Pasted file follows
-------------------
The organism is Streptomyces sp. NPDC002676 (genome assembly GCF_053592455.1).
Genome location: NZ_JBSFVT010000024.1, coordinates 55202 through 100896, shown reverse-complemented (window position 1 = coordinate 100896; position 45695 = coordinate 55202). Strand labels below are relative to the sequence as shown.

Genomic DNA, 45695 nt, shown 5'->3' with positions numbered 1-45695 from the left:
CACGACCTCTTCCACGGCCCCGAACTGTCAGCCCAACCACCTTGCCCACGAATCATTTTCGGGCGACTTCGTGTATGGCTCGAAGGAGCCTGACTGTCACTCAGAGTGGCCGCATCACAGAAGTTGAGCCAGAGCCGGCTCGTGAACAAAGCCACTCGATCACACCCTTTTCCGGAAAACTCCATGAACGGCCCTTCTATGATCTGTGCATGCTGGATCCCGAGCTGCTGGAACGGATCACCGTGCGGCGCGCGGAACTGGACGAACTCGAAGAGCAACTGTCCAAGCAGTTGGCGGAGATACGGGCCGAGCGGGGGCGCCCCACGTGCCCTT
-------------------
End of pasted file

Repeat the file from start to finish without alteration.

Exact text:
The organism is Streptomyces sp. NPDC002676 (genome assembly GCF_053592455.1).
Genome location: NZ_JBSFVT010000024.1, coordinates 55202 through 100896, shown reverse-complemented (window position 1 = coordinate 100896; position 45695 = coordinate 55202). Strand labels below are relative to the sequence as shown.

Genomic DNA, 45695 nt, shown 5'->3' with positions numbered 1-45695 from the left:
CACGACCTCTTCCACGGCCCCGAACTGTCAGCCCAACCACCTTGCCCACGAATCATTTTCGGGCGACTTCGTGTATGGCTCGAAGGAGCCTGACTGTCACTCAGAGTGGCCGCATCACAGAAGTTGAGCCAGAGCCGGCTCGTGAACAAAGCCACTCGATCACACCCTTTTCCGGAAAACTCCATGAACGGCCCTTCTATGATCTGTGCATGCTGGATCCCGAGCTGCTGGAACGGATCACCGTGCGGCGCGCGGAACTGGACGAACTCGAAGAGCAACTGTCCAAGCAGTTGGCGGAGATACGGGCCGAGCGGGGGCGCCCCACGTGCCCTT